Opinion polls and pre-election surveys are like weather reports, more interesting than accurate. Psephologists are fixtures on news shows, offering insights into the mind of the voter and casting the horoscopes of political parties. Their prognostications are given a ‘scientific’ hue, bolstered as they are by statistics and mathematical formulations. But more often than not, they tend to be wiser in hindsight, just like the rest of us.
Interestingly, this time around, pollsters are beginning to hedge their bets just a fortnight after their pre-election surveys. By and large, all the agencies agreed on two things: Narendra Modi is the top choice of prime minister and the NDA will either get a simple majority or end up within striking distance of one. Ergo, it stands to lose anything from 50 to 100 seats as compared to its 2014 tally, but will nevertheless be best placed to form a government.
At least two of the better known pollsters have reportedly scaled down the BJP’s expected tally after the first round of polling, citing low turnout as being bad for the BJP and a clear indication that its voters stayed home on April 11. The import of turnout lies in the eye of the beholder.
Had there been a high turnout, it could also have been seen as bad for the BJP, because more polling usually indicates anti-incumbency. What’s more, the PM’s approval rating has apparently fallen to “pre-Pulwama” levels in recent weeks, for no apparent reason. Perhaps the Pulwama push factor has simply run out of steam, or voters have suddenly found new grievances against the PM!
Psephology in India is an inexact science, given the large number of variables involved. It got off the ground in the 1980s and 1990s with an impressive formulation: the “index of opposition unity”, which guaged the challenge to the Congress and therefore predicted the outcome of an election. In layman’s terms, political rivals had a better chance of defeating the Congress if they fought together. This was stating the obvious, but quantifying it as a numerical ‘index’ somehow made it more credible.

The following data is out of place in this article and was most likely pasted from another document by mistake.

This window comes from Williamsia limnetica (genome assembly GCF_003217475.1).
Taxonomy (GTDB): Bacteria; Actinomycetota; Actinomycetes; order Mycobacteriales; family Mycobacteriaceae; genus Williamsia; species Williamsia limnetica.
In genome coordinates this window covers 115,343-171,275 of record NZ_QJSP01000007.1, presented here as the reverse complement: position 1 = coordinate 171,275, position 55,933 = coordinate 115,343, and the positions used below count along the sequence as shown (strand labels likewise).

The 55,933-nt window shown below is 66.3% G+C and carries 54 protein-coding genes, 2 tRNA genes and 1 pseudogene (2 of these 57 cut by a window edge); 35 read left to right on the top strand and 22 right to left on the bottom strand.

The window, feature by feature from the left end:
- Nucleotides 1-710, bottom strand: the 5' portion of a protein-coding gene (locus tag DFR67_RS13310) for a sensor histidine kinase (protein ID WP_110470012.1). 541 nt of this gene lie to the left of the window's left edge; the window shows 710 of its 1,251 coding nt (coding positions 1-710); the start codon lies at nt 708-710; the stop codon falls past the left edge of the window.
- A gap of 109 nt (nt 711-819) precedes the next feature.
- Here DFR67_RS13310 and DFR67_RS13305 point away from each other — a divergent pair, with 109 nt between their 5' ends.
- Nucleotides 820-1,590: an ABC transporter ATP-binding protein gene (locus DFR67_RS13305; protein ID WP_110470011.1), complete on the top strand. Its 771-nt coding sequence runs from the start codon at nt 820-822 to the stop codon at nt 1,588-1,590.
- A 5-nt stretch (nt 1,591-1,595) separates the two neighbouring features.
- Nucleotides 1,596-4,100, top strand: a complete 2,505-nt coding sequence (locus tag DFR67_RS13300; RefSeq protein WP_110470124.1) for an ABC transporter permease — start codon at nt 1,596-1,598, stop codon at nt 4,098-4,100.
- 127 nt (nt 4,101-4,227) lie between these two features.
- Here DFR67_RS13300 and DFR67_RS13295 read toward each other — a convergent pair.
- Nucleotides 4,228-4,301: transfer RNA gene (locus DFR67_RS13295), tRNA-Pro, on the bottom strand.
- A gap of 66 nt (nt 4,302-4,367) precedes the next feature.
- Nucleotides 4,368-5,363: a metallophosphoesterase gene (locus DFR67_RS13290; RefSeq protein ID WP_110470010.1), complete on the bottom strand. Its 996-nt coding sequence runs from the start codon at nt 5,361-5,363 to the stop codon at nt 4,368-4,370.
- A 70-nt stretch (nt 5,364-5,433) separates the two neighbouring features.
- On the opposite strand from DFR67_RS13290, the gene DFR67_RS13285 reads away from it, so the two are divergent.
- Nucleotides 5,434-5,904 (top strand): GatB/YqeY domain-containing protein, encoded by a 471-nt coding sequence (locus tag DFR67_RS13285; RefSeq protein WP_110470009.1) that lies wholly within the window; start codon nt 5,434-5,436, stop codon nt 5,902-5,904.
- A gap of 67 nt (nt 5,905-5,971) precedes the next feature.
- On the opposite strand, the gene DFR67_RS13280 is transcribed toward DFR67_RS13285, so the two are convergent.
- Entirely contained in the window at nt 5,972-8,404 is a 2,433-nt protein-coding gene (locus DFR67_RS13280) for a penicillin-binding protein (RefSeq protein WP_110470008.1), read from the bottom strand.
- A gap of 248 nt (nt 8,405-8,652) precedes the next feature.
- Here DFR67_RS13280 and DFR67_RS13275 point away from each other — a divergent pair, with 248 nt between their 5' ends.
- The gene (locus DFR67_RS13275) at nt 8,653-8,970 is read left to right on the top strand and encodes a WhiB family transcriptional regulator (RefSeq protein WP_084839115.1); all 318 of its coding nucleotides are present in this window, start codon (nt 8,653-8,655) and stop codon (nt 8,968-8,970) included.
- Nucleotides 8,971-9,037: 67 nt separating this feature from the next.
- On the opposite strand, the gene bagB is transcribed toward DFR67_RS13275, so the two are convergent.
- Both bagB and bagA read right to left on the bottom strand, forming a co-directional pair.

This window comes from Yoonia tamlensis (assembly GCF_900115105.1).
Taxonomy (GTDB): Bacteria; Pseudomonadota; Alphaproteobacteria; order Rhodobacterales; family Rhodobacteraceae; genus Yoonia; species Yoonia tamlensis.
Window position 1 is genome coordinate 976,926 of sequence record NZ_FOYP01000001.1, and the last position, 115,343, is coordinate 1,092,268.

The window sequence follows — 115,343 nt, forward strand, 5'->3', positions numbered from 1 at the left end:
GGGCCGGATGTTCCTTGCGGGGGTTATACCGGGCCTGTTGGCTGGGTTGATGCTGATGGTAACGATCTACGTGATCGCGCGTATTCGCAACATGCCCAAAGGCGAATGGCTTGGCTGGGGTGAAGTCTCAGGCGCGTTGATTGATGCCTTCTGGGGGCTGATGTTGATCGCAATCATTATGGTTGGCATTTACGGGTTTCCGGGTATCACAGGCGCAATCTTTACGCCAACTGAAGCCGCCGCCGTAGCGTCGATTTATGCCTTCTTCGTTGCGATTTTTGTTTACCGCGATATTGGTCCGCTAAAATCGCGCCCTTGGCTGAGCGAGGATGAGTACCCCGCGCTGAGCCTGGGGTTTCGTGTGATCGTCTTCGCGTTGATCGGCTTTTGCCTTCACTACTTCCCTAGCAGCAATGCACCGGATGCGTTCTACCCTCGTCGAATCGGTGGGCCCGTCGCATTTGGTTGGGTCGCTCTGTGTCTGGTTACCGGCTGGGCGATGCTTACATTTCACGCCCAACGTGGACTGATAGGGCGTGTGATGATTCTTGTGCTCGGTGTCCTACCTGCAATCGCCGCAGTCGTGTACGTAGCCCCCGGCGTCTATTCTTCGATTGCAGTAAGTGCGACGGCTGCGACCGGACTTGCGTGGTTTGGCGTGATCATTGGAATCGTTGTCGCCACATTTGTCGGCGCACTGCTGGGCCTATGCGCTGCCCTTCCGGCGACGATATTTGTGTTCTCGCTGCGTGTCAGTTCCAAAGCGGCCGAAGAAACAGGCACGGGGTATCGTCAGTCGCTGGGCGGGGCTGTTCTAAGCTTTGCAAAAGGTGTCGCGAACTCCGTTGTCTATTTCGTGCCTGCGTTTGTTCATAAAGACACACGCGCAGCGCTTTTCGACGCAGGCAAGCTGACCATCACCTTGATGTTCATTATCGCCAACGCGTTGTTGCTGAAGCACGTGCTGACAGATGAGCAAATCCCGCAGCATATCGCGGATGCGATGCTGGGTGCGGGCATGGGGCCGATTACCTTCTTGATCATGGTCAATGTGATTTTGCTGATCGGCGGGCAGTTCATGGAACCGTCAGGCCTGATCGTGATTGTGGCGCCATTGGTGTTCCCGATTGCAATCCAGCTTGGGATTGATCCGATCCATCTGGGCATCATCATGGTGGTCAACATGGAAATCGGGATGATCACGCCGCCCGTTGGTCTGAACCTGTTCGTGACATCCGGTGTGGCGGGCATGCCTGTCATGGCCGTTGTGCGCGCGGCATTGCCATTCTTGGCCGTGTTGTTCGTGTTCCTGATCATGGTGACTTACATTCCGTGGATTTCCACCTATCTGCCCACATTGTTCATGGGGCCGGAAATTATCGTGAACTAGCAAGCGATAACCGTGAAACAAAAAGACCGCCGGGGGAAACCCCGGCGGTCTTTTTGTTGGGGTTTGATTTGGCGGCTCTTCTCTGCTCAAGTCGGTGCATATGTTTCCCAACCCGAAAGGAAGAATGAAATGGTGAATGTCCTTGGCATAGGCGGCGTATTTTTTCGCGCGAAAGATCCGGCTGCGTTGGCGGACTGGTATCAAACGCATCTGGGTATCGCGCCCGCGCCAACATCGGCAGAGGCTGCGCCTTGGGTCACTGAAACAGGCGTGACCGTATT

Obviously, with the rise of the BJP and progressive shrinking of the Congress, the formula lost its relevance. In today’s context, the Congress could well attempt to apply the index of opposition unity against the BJP. But the presence of strong regional forces has muddied the waters and elections don’t necessarily follow either arithmetical logic or the law of conservation of parity.
A shining example is the ‘Mahakutami’ in the 2018 Telengana assembly elections, which should have mounted a strong challenge to the TRS, but failed miserably. The Congress-TDP alliance in fact managed to turn two positives into a negative.
This makes life difficult for psephologists, who have to figure out how an alliance of two or more parties will play out with an electorate comprised of multiple interest groups. A plethora of candidates, castes and sub-castes, a significant population of first-time voters and a large pool of floating voters, makes for an incredibly complex scenario, in which no one can predict outcomes with any degree of certainty. This has been borne out in election after election. Journalists who rely on their political instincts actually manage to get a better sense of the popular mood than opinion polls.
Most recently, a prominent agency which prided itself in having been spot-on on Gujarat, predicted an easy win for the BJP in Chhattisgarh in the 2018 assembly elections. This turned out to be wildly off the mark. In the run-up to the Uttar Pradesh assembly last year, all but three of the polling agencies predicted a hung assembly, with the BJP only fractionally ahead of the Samajwadi Party-Congress alliance. Even those who predicted a majority for the BJP were off by more than 25 seats. As for the 2014 Lok Sabha elections, the polling agencies were probably more surprised by the outcome than voters.
One didn’t have to be a Nostradamus to predict a BJP victory and Congress defeat, but the sheer scale of both stunned psephologists and became the stuff of many learned lectures and papers, all written with the benefit of hindsight.
This time, it is obvious to the layperson that the NDA enjoys an advantage, although the “hope” factor is not as strong and PM Modi doesn’t have quite the same fan following as he did five years ago – but it’s not clear how that will affect votes. Everyone, from the chaiwallah and chowkidar to the psephologist and TV pundit, has a prediction and no one really has a clue. It’s like holding up a wet thumb to assess the direction of the wind, but finding the air absolutely still.
Bhavdeep Kang is a senior journalist with 35 years of experience in working with major newspapers and magazines. She is now an independent writer and author.